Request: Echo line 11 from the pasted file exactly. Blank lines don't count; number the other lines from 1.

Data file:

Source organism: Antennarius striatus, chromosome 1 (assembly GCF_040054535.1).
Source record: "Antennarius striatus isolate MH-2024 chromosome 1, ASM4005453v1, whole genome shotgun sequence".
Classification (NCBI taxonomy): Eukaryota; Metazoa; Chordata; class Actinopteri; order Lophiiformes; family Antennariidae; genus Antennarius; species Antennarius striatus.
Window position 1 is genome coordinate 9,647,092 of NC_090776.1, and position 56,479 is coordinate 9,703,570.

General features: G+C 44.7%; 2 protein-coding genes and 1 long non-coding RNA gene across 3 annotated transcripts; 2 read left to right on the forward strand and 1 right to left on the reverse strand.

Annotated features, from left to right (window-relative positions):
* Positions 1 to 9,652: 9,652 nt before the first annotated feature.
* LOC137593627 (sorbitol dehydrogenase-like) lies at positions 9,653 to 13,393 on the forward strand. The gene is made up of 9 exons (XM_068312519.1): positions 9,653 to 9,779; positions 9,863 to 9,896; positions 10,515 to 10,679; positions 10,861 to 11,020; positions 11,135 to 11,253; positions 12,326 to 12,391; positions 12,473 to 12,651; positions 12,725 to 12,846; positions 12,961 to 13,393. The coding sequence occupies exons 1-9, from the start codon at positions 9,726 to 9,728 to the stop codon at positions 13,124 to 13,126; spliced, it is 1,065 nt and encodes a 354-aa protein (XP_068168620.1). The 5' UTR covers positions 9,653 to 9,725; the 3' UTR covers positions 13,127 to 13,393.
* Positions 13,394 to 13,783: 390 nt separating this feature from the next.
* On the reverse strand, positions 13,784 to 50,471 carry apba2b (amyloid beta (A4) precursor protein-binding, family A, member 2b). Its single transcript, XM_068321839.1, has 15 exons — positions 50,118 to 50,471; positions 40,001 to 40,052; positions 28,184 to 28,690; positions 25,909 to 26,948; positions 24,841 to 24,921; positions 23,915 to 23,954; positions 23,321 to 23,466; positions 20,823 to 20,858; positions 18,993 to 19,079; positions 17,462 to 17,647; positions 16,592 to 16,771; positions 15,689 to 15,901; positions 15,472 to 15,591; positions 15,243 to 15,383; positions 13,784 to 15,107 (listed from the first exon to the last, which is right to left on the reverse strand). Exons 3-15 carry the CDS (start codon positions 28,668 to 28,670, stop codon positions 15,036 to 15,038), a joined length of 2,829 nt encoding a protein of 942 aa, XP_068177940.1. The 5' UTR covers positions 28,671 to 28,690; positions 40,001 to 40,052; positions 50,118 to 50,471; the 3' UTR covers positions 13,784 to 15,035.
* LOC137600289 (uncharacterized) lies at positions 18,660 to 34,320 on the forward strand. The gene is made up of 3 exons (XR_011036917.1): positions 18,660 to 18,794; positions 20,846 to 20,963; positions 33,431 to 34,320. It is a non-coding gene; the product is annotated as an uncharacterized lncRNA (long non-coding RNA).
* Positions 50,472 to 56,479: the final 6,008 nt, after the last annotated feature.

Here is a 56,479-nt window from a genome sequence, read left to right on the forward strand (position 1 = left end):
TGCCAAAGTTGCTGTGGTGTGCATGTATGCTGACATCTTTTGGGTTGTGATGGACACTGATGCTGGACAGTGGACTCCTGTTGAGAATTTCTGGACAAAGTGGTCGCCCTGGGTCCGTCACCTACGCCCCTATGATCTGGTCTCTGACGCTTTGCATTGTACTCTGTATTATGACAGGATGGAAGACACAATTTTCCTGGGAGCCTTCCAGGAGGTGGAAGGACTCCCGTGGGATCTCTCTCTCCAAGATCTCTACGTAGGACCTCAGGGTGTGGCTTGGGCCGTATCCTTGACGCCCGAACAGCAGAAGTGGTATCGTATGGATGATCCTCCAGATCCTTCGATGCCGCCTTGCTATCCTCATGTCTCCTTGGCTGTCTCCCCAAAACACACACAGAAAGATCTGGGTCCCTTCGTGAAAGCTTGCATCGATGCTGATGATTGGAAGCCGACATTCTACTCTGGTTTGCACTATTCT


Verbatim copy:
* LOC137600289 (uncharacterized) lies at positions 18,660 to 34,320 on the forward strand. The gene is made up of 3 exons (XR_011036917.1): positions 18,660 to 18,794; positions 20,846 to 20,963; positions 33,431 to 34,320. It is a non-coding gene; the product is annotated as an uncharacterized lncRNA (long non-coding RNA).